• A map showing where eight members belonging to a New York-based cell of a global cyber-criminal organization withdrew money from ATM machines, during a news conference in May. The U.S. government charged eight individuals with using data obtained by hacking into two credit card processors in a worldwide scheme that netted some $45 million within hours, a crime prosecutors described as one of the biggest bank heists in history.

  • The EnStage Inc. Office is seen in the southern Indian city of Bangalore in May. The Indian government's cyber watchdog is investigating how the computer systems of EnStage, one of the two companies which were breached in a global ATM heist that saw $45 million stolen from two banks in the Middle East.

  • Credit: Dreamstime

    A magnifying glass is held in front of a computer screen in this picture illustration taken in Berlin in May. The Financial Times' website and Twitter feeds were hacked May 17, renewing questions about whether the popular social media service has done enough to tighten security as cyber-attacks on the news media intensify. The attack is the latest in which hackers commandeered the Twitter account of a prominent news organization to push their agenda. Twitter's 200 million users worldwide send out more than 400 million tweets a day, making it a potent distributor of news.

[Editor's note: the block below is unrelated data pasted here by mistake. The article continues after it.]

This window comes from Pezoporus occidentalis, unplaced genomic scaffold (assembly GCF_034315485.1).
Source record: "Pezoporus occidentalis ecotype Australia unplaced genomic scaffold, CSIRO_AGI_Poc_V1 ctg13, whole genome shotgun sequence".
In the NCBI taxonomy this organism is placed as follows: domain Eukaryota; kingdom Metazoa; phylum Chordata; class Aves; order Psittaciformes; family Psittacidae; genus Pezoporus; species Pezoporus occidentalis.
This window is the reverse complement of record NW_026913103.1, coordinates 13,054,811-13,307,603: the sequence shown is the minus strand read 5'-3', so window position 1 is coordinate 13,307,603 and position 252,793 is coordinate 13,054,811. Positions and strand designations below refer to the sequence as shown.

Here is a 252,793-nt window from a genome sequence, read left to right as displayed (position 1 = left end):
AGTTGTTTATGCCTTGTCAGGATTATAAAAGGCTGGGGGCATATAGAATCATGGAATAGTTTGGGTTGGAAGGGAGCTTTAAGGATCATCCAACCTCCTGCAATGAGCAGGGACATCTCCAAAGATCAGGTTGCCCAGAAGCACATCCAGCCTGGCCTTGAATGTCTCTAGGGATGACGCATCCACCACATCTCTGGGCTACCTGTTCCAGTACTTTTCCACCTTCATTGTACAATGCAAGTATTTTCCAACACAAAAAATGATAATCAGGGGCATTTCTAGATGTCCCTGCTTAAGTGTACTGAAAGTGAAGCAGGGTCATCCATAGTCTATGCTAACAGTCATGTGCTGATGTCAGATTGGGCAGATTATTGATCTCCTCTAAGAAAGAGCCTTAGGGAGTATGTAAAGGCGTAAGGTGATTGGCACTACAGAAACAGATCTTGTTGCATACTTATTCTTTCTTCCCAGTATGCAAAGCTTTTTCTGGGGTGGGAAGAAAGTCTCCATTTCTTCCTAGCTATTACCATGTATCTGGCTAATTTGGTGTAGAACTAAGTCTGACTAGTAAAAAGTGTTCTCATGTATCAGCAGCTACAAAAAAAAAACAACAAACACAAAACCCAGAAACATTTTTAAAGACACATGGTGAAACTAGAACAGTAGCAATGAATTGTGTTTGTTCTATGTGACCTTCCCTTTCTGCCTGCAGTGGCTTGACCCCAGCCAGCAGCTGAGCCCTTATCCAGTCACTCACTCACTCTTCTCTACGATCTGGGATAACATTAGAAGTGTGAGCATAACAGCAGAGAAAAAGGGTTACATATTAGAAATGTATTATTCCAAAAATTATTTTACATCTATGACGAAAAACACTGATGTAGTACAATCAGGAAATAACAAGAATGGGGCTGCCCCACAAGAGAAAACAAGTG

• Fallout from Edward Snowden's bombshell accusations about spying and cyber-attacks carried out by the NSA sent agency director Gen. Keith Alexander to defend the outfit's surveillance practices before the House Intelligence Committee in June. Alexander was accompanied by high-level officials from the NSA, the U.S. Department of Justice and Office of the Director of National Intelligence who also answered questions from Congressional lawmakers who were mainly worried about how NSA mining of data on phone records collected and held by the NSA might impact the privacy of American citizens.

  • The suspected China-based hackers known as the "Comment Crew" were back at it again in June, a development likely to contribute to continued tensions between the U.S. and China over cyber-attacks. The security community has had the group under its watch for a number of years, but in February, its activity was exhaustively detailed in a report from computer security vendor Mandiant. Mandiant's report said a specific Chinese military unit called "61398" waged a seven-year hacking spree that compromised 141 organizations. The report added to other long-running research from security companies and organizations into suspected state-sponsored hacking. Mandiant Founder & CEO Kevin Mandia (L) and Mandiant CSO Richard Bejtlich (C) participate in the Reuters Cyber security Summit in Washington May 13, 2013.